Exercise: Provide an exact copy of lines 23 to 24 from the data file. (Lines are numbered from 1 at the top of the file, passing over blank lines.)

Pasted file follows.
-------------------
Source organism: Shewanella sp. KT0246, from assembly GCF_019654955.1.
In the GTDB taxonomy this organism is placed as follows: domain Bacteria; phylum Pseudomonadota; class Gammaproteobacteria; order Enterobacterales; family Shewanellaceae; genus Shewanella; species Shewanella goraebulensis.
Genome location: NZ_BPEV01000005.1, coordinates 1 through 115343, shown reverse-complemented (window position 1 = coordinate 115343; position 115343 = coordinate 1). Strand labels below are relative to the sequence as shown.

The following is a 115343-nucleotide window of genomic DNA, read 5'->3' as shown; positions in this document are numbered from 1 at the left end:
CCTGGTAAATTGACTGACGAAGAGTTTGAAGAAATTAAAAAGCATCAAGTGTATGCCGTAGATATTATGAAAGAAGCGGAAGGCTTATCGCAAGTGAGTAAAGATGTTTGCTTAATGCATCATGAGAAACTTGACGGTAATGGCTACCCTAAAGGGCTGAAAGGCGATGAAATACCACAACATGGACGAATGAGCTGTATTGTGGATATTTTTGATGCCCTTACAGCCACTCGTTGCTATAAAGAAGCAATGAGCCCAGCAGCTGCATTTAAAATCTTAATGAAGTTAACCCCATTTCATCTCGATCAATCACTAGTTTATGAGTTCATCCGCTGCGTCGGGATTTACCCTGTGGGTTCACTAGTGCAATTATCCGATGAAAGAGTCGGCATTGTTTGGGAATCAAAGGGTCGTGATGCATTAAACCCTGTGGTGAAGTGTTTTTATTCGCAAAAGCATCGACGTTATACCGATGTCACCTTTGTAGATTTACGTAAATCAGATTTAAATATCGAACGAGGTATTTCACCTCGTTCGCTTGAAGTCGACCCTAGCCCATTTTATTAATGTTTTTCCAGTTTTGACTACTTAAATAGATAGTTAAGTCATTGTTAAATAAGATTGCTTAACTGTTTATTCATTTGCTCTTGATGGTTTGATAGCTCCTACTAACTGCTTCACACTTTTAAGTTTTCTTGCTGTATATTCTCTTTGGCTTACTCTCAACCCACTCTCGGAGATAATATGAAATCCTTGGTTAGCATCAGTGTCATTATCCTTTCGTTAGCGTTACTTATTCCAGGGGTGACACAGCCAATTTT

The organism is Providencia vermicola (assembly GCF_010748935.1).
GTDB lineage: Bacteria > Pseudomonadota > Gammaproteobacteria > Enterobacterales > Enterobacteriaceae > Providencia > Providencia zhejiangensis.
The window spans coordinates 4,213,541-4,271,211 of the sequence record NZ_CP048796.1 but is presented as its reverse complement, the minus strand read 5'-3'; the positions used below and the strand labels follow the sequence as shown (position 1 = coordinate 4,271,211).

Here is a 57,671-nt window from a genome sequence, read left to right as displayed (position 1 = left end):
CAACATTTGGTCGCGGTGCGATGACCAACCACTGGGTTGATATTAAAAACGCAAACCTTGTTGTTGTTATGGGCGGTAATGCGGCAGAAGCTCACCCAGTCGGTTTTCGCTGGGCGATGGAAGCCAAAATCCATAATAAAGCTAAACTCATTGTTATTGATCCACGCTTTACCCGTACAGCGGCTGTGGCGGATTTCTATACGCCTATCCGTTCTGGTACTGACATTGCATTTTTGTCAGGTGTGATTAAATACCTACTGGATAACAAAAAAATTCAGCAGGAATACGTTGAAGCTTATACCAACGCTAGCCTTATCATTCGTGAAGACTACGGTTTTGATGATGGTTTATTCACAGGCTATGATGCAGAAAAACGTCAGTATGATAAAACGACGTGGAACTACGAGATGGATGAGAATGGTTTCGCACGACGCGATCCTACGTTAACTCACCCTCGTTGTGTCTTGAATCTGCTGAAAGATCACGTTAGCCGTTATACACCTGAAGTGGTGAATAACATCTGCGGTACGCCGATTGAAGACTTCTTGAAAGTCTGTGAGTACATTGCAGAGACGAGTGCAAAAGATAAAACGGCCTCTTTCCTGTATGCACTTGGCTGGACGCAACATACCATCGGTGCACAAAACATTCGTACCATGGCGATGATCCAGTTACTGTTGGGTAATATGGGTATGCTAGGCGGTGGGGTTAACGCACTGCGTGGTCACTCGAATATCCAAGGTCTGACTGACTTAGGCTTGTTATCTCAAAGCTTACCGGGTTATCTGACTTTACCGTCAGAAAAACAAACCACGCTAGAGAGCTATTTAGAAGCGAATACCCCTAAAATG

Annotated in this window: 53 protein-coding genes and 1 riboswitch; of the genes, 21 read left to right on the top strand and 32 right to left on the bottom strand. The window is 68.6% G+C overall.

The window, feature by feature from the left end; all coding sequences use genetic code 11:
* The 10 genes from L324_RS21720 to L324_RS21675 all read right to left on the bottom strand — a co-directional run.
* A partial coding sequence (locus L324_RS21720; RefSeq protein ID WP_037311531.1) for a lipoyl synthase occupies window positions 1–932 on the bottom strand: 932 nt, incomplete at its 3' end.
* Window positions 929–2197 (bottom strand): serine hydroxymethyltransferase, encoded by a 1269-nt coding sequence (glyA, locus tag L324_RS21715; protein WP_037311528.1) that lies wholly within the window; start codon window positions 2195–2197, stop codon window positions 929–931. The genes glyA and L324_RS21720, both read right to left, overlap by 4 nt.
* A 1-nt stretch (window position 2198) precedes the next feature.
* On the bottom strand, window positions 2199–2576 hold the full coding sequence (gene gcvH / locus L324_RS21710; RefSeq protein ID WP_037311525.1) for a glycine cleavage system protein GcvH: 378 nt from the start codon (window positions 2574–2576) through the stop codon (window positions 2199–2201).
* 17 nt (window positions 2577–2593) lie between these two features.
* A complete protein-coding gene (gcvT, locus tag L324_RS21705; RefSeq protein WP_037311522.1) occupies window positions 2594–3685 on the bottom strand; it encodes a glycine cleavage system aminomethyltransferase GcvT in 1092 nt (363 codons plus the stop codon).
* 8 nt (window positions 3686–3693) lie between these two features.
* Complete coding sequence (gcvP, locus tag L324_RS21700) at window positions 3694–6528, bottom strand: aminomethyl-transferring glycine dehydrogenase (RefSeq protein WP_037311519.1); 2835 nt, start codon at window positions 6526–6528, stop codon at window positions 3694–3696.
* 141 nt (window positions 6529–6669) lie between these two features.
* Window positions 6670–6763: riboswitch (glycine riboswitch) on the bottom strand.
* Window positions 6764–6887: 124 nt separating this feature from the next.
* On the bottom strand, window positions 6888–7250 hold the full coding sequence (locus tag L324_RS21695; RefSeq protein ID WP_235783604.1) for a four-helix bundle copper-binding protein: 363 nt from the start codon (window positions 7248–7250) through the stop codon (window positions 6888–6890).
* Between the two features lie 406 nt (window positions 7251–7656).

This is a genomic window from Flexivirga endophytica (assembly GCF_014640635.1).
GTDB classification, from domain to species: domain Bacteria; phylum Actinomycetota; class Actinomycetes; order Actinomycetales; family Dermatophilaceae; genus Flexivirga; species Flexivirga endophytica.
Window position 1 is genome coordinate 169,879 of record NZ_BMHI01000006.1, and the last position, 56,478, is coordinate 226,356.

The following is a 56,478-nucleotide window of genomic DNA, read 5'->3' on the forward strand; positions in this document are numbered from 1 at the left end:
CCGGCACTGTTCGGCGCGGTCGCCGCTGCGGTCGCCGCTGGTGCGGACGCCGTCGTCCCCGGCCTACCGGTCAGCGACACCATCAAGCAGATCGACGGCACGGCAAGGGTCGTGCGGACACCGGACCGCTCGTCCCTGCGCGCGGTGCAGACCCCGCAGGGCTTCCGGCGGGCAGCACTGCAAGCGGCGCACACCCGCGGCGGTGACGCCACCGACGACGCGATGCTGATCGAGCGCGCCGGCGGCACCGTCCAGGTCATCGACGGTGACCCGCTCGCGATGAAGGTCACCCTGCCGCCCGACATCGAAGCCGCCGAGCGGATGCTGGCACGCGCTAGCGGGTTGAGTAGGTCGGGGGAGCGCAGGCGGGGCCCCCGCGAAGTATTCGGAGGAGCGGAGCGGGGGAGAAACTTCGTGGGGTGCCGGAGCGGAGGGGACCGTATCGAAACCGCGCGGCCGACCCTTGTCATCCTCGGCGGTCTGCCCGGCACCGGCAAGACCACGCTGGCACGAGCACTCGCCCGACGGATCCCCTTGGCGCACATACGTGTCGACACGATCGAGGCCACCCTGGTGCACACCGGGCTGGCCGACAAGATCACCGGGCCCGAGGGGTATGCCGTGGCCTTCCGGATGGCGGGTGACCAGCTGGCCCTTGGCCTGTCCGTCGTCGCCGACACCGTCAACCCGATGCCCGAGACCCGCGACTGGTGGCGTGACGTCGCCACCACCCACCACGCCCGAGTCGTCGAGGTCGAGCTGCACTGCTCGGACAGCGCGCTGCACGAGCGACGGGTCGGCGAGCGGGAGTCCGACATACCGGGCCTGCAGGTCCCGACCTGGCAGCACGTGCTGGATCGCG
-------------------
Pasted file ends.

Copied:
* Window positions 6670–6763: riboswitch (glycine riboswitch) on the bottom strand.
* Window positions 6764–6887: 124 nt separating this feature from the next.